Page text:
And Cinema Blend’s Michael Brody has called it “an offensive, unfunny lump of coal masquerading as a charming stocking-stuffer.”
Affleck plays a well-off guy who tries to reconnect with old Xmas memories by paying a family occupying his former childhood home $250,000 to let him stay with them during the holidays.
I know all about this. That’s partly why I don’t want to see Surviving Christmas. We all want what we used to feel about Christmas when we were nine years old. The answer to this is “bah, humbug.” Get in touch with your inner Scrooge McDuck and ignore those f***ing sleighbells. It’s the only way. I look at Xmas the way I look at Abraham Lincoln’s birthday.
The only good thing Affleck has done in a long while was play political commentator on MSNBC and CNN in Boston during last summer’s Democratic National Convention. He was fantastic in that guise. It almost felt like a rebirth.
I’m totally serious in suggesting that Affleck run for President ten or fifteen years from now. By the time he’s in his mid 40s the country will be ready. If Reagan can do it, so can Ben, and he’s got a few million more brain cells than Reagan ever had. He should run in either 2016 or 2020.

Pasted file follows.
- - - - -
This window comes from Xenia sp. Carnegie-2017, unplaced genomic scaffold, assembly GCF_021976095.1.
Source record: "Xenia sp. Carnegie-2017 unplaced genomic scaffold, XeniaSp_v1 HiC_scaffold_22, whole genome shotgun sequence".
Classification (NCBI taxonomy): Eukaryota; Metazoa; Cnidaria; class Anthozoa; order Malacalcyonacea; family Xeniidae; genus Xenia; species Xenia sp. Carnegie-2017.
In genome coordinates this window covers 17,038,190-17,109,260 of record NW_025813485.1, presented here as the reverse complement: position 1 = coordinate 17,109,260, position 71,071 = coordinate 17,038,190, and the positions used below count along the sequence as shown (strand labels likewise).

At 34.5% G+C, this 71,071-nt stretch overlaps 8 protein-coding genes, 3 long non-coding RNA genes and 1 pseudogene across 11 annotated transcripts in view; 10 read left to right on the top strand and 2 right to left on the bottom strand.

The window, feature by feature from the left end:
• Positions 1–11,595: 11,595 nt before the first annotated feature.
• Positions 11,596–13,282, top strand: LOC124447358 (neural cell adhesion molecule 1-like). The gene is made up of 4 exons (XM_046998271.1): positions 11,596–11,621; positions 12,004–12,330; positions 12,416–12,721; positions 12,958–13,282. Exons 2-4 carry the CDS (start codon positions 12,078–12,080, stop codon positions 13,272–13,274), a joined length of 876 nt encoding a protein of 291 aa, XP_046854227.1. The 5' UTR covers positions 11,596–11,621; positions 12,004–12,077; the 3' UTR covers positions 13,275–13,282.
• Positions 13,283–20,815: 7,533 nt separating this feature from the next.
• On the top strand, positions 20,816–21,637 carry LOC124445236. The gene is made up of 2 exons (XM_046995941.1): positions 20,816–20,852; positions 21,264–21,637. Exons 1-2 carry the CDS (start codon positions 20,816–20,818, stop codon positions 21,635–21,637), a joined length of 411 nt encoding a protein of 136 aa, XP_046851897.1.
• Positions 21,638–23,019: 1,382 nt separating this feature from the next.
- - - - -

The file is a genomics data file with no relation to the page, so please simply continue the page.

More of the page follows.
There is one hopeful Hollywood sign on the horizon right now. Affleck’s next feature is Man About Town, about a Hollywood talent agent whose groove comes undone when he discovers his wife is cheating on him and that his journal has been swiped by a reporter out to trash him.
I’m encouraged for two reasons. One, it sounds like there’s a Changing Lanes dynamic in this (i.e., a chance to play another yuppie prick suffering a life crisis). And two, the writer-director is Mike Binder, whose most recent film, The Upside of Anger (New Line, early ’05), is well thought of.
My car — a 1991 Nissan 240 SX — has seen better days. It’s lately become a metaphor for my daily Hollywood Elsewhere routine. It has a cool-looking hot-car facade with a sputtering engine desperately in need of a good mechanic. Better yet, I need a visit from the makeover artists with MTV’s Pimp My Ride. Yeah, I know…they only upgrade beaters belonging to under-25s.